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July/August/September 1999

UserNet

Some Fundamentals of Depth Conversion: Part 1


by Larry Fink

Introduction
Determining the correct spatial position of seismic reflections is one of the most important jobs of the seismic interpreter; after all, wells are drilled in depth, not in seismic time. This is article one of a three-part series giving a practical introduction to various methods of converting seismic time to depth, also know as depth conversion. The workflows in these articles act as a guide through the most scientifically valid methods for converting time interpretations to depth. The most scientifically valid method will depend on the quality and type of data available as well as the geologic complexity. The best depth conversion applies solid scientific principles and requires a minimum number of assumptions. In the good old days before computers, geophysicists used simple zero order depth conversion methods. These techniques involved little more than simply re-labeling time contours as depth. But as more and more dry holes were drilled, the oil patch began to realize that depth conversion was not so trivial a task. As Albert Einstein stated so eloquently For every complex problem, there is a simple solution... that is wrong! Most depth conversions use a collection of tools and workflows to achieve an optimal depth solution. There are currently seven main depth conversion workflows: 1. Volume Based Depth Conversion 2. Horizon Based Depth Conversion 3. Dix Velocity Inversion 4. Coherency Velocity Inversion 5. Dix-Coherency Hybrid Velocity Inversion 6. GeoStatistical Velocity Inversion 7. Migration Velocity Analysis with Prestack Depth Migration This article provides an overview of depth conversion and gives a brief background of workflows 1 and 2. Article two will explain workflows 3 through 6. Article three will detail workflow 7 and summarize the depth conversion series. Graphically, the series will step through the Depth Conversion Continuum shown in Figure 1.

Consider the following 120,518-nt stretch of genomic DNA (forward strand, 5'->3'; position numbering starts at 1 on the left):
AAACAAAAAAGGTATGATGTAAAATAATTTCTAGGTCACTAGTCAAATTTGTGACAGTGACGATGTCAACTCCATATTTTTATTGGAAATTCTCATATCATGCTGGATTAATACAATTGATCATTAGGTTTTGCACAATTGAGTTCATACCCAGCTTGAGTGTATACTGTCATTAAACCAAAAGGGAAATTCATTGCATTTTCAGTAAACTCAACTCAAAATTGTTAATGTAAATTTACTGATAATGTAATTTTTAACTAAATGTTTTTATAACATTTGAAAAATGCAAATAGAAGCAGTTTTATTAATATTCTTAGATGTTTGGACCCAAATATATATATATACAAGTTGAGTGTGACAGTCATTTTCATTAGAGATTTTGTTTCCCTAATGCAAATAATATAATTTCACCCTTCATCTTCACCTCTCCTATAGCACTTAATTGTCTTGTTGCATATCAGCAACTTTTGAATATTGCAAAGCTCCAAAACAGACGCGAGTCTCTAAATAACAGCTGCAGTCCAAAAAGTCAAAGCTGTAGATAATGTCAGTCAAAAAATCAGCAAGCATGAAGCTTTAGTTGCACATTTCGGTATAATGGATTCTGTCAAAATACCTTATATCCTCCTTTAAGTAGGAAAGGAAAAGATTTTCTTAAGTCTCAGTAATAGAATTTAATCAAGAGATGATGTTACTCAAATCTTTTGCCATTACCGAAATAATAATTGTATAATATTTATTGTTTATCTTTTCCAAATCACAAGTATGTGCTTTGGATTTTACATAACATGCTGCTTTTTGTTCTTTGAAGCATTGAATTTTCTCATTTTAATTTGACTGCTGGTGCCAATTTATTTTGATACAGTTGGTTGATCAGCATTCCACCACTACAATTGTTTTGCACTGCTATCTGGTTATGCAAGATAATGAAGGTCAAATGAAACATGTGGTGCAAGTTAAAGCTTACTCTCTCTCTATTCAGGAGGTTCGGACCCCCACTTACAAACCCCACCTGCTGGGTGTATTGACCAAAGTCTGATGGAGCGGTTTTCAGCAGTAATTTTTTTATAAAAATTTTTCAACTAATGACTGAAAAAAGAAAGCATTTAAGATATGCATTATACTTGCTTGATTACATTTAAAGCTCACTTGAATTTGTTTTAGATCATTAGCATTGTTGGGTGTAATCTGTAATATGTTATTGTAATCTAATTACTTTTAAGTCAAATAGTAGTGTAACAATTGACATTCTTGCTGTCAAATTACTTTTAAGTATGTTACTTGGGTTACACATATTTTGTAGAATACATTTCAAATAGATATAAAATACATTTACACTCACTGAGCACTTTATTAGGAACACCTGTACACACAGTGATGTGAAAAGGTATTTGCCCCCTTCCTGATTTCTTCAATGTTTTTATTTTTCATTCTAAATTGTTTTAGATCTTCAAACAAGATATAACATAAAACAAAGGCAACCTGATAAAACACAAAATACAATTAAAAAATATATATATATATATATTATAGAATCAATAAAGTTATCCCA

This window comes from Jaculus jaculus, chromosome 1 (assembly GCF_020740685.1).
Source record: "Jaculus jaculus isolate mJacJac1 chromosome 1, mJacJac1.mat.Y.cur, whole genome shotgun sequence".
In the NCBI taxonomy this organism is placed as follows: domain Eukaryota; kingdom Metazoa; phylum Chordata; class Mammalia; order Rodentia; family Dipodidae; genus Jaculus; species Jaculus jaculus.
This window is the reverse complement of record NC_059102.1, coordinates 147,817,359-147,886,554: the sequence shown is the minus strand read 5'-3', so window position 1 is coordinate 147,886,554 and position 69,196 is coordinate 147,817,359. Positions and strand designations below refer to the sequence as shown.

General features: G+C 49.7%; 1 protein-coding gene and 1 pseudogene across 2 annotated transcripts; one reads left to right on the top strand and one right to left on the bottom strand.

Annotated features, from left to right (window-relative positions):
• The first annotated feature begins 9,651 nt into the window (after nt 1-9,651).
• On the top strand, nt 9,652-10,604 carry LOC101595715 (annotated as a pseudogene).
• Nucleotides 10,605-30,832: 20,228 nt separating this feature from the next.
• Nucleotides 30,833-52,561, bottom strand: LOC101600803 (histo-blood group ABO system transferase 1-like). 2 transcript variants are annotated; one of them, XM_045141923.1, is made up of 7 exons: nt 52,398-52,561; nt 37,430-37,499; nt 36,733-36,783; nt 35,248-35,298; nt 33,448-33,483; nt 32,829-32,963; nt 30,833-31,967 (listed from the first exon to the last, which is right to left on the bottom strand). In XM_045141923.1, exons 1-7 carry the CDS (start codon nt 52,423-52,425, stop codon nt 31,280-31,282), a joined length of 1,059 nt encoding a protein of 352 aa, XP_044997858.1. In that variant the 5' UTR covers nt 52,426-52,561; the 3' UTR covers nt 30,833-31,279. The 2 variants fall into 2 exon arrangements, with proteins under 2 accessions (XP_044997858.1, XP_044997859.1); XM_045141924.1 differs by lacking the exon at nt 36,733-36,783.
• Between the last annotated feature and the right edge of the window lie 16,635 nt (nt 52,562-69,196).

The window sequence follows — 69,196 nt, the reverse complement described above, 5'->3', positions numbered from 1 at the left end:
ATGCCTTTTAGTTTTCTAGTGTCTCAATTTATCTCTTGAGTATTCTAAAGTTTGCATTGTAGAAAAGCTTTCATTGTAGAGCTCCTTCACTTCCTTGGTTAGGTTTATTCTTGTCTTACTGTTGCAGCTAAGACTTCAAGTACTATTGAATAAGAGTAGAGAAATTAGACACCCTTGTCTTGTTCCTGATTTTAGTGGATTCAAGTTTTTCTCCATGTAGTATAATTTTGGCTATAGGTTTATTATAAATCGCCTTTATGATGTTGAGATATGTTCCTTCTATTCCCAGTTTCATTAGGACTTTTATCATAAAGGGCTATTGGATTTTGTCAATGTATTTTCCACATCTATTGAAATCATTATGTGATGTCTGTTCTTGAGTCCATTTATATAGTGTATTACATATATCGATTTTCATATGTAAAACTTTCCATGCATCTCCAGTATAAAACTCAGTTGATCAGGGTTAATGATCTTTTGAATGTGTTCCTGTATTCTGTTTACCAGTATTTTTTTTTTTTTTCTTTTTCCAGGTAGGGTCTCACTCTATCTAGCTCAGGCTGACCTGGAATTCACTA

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Figure 1. The Depth Conversion Continuum.

Why Depth Conversion?


Lets begin by first understanding why a proper depth conversion is so important. First, a proper depth conversion is critical for mapping the top of geologic structure. This is illustrated by the simple example of Figure 2. Using a velocity function from the discovery well and the structural cross section from Figure 2, a step-out well was drilled. Much to the geologists surprise, the top of pay came in 1000 feet below prognosis.